IMG_2771In a van down by the ocean

Samantha Grice, National Post
Published: Friday, April 07, 2006

Every year at this time, hordes of actors head to Los Angeles in hopes of being cast in a successful network television series. This week, we profile some of the intrepid Canadians competing for a chance at fame and fortune on the small screen.

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LOS ANGELES – Dingle balls have been lovingly applied throughout the interior of Elizabeth Weinstein’s van. The pompom trim rims the windshield as well as the ceiling and is a shade of mauve that perfectly complements the iridescent blue padded walls and long-pile rug.

On the platform bed is a leopard-print blanket, and under the bed are baskets for the 26-year-old actor’s shoes and sweaters. A small, three-drawer dresser holds the rest of Weinstein’s clothes and she even has a laundry basket. The curtains are made from beach mats and there is surround lighting and surround sound. The bar fridge runs on a separate battery that recharges when she drives.

It’s a cozy set-up and Weinstein took her time customizing her home away from Vancouver while seeking acting jobs in Los Angeles. Her current address is the oceanside parking lot in Venice Beach.

“I built everything,” she says, sitting in the van’s open door and looking out at the water as Nirvana plays on the stereo. “I grew up on a farm on Vancouver Island and so I was just handy. And I took an auto mechanics class in Grade 12.”

Weinstein bought the van over a year ago from a former Edmonton rock band member who used it as a tour bus. It had been parked for 12 years, so she got it for cheap. “And I fixed it up with the intention to live out of because I knew I was going to eventually come down for pilot season.”

Unfortunately, Weinstein arrived in L.A. the week pilot season was wrapping up. “I was on hold for a George Clooney film,” she explains. “It was a small part but it was in a feature film and it wasn’t a bullshit waitress/nurse/ receptionist role. It was a really fun part,” she says, explaining those are typical of the work she gets in Vancouver on shows such Stargate SG-1, Cold Squad and The L Word. “I was on hold for a month and then I found out the part was written out and I missed the tail end of pilot season.”

This coincided with a breakup with her boyfriend, so Weinstein moved out of her house and into the van and headed down the coast to L.A.

Her ultimate goal is to get a manager, which she says she can’t pursue quite yet as they won’t see anyone until pilot season has completely wrapped. She also needs to get a phone and hopefully some bartending work under the table — she’s living off her credit card, but not a working visa.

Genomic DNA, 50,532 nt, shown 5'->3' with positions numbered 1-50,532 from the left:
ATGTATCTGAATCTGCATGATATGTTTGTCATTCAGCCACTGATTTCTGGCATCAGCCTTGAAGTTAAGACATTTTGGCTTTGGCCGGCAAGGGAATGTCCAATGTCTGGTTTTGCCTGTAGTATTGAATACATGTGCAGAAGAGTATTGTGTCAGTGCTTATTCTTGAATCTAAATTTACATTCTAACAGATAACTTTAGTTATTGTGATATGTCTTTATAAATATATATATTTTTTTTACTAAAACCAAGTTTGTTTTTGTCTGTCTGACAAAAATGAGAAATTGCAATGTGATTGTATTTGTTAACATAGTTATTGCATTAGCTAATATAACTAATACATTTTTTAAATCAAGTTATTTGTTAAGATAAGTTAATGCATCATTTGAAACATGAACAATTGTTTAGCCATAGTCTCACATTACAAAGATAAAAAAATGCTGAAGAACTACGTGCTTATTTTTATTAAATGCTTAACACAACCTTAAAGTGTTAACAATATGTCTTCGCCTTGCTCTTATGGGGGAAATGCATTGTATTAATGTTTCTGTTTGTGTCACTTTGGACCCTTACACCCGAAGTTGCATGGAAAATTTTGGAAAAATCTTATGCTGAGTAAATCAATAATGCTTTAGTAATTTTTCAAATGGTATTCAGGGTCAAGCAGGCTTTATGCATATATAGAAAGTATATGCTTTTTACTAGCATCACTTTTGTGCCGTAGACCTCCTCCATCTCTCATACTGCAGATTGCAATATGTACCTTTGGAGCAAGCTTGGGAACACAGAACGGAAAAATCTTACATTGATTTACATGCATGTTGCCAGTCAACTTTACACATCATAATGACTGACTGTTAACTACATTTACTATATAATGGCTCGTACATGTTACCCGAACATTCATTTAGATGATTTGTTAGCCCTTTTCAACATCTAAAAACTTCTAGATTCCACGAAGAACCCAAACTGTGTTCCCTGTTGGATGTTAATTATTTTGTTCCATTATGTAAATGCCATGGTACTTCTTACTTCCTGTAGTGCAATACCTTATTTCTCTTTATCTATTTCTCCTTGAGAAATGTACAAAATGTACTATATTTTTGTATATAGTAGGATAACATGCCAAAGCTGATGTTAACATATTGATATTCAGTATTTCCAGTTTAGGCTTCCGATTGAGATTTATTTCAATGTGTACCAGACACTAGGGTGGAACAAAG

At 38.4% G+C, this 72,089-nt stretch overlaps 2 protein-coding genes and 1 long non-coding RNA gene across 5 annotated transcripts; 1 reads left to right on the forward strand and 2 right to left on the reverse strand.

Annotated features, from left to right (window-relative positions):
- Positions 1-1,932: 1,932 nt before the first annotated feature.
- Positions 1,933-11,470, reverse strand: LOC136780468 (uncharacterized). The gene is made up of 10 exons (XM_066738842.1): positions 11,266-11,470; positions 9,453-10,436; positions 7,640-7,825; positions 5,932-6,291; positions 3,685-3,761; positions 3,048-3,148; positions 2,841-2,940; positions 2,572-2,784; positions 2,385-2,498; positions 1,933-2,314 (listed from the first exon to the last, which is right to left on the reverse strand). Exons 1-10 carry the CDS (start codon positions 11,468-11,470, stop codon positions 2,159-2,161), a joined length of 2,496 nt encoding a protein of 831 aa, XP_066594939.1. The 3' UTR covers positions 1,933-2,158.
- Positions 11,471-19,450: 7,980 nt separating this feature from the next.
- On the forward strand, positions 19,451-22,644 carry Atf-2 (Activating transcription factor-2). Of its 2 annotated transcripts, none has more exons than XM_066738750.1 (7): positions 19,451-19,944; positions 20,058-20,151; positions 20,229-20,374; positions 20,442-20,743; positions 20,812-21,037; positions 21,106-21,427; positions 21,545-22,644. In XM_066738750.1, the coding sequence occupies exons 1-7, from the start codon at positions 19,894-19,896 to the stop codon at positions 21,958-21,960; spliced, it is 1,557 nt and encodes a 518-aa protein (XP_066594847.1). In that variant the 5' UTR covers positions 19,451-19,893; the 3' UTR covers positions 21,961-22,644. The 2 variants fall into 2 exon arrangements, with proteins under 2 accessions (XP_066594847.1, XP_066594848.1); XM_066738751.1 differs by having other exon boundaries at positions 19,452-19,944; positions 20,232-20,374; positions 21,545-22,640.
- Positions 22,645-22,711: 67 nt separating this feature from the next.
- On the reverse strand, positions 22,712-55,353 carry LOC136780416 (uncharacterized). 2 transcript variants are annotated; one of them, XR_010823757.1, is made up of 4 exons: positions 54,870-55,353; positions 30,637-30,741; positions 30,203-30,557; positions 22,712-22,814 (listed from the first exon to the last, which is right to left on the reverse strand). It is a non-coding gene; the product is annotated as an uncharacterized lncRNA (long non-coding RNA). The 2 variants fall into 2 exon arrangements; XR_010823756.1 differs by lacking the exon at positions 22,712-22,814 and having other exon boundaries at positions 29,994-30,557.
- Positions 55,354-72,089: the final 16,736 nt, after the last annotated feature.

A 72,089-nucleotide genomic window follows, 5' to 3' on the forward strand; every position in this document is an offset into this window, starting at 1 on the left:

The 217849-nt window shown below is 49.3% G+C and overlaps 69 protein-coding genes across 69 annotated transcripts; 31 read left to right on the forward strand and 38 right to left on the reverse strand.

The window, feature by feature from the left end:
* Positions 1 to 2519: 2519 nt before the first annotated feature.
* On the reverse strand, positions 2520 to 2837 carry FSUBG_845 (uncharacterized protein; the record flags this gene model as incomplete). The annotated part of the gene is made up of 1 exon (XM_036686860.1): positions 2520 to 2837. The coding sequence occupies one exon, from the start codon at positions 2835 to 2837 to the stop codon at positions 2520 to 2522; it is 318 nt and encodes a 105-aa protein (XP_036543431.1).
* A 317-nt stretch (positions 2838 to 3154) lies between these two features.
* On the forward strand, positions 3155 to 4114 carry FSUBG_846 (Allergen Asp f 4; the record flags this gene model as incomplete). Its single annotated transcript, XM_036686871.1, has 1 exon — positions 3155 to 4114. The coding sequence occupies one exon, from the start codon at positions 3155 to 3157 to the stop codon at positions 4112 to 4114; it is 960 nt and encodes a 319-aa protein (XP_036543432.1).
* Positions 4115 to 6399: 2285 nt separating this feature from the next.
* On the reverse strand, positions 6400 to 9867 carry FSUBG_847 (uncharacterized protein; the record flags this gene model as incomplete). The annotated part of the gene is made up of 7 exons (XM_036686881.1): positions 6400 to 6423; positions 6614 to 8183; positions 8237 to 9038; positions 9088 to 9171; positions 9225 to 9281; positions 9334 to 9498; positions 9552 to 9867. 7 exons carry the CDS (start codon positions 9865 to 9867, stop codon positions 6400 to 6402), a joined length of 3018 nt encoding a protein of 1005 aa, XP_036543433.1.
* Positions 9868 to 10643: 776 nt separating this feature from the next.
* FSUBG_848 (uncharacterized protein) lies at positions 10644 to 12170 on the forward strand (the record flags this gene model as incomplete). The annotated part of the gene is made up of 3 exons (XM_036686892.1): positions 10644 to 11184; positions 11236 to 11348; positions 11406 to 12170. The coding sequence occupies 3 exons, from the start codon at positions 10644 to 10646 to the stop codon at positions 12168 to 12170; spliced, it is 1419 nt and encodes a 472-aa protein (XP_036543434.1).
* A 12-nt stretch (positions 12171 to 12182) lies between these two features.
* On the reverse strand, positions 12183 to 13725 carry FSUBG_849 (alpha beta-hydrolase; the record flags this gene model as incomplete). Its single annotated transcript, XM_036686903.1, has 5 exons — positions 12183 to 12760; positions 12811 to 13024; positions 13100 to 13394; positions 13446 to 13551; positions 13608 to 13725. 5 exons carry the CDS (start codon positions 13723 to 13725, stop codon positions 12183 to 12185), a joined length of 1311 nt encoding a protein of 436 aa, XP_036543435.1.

Weinstein has worked as an actor for the last eight years, but says she had trouble getting more than one line on shows such as Cold Squad and Stargate because most of the casting was done in L.A. The rest of the roles — mostly of the “Can I get you a drink, sir?” variety — were reserved for Canadians because of Canadian content laws.

“That’s why all the Canadians come down here to audition for shows shooting up there,” explains Weinstein. “And that’s how I’m justifying not getting a working visa, because I’m not planning on booking anything shooting here. If I audition for the stuff working in Canada then I’ve got a better chance than an American going for that,” she says as The Police’s Roxanne blasts from the speakers.

One might be inclined to wish Weinstein had applied the same dedication to planning her career as she did to applying dingle balls to her van, but she says, winging it is part of her plan.

“I’m on an adventure here. I’m here for acting, but I also feel like to be healthy in the acting world, you have to have adventure on the mind,” she explains. “I know a lot of actors who have come down and think they are going to come back changed or as big stars and I don’t think it’s about that. It’s about the adventure along the way, and that’s what I’m creating for myself.”

Weinstein bought a traveller’s pass at the nearby YMCA and she goes there to use the pool, sauna, showers and gym. “I’ve got to use the showers so I might as well workout, which I don’t even do in Vancouver,” she says. “And then right across the street is the library and they have free internet and pay phones.”

At night the beach is closed so she drives to a nearby residential street, draws the blinds and goes to sleep.

“I’m aware this isn’t the safest way to live in Los Angeles,” Weinstein admits, “but it’s probably the most fun.”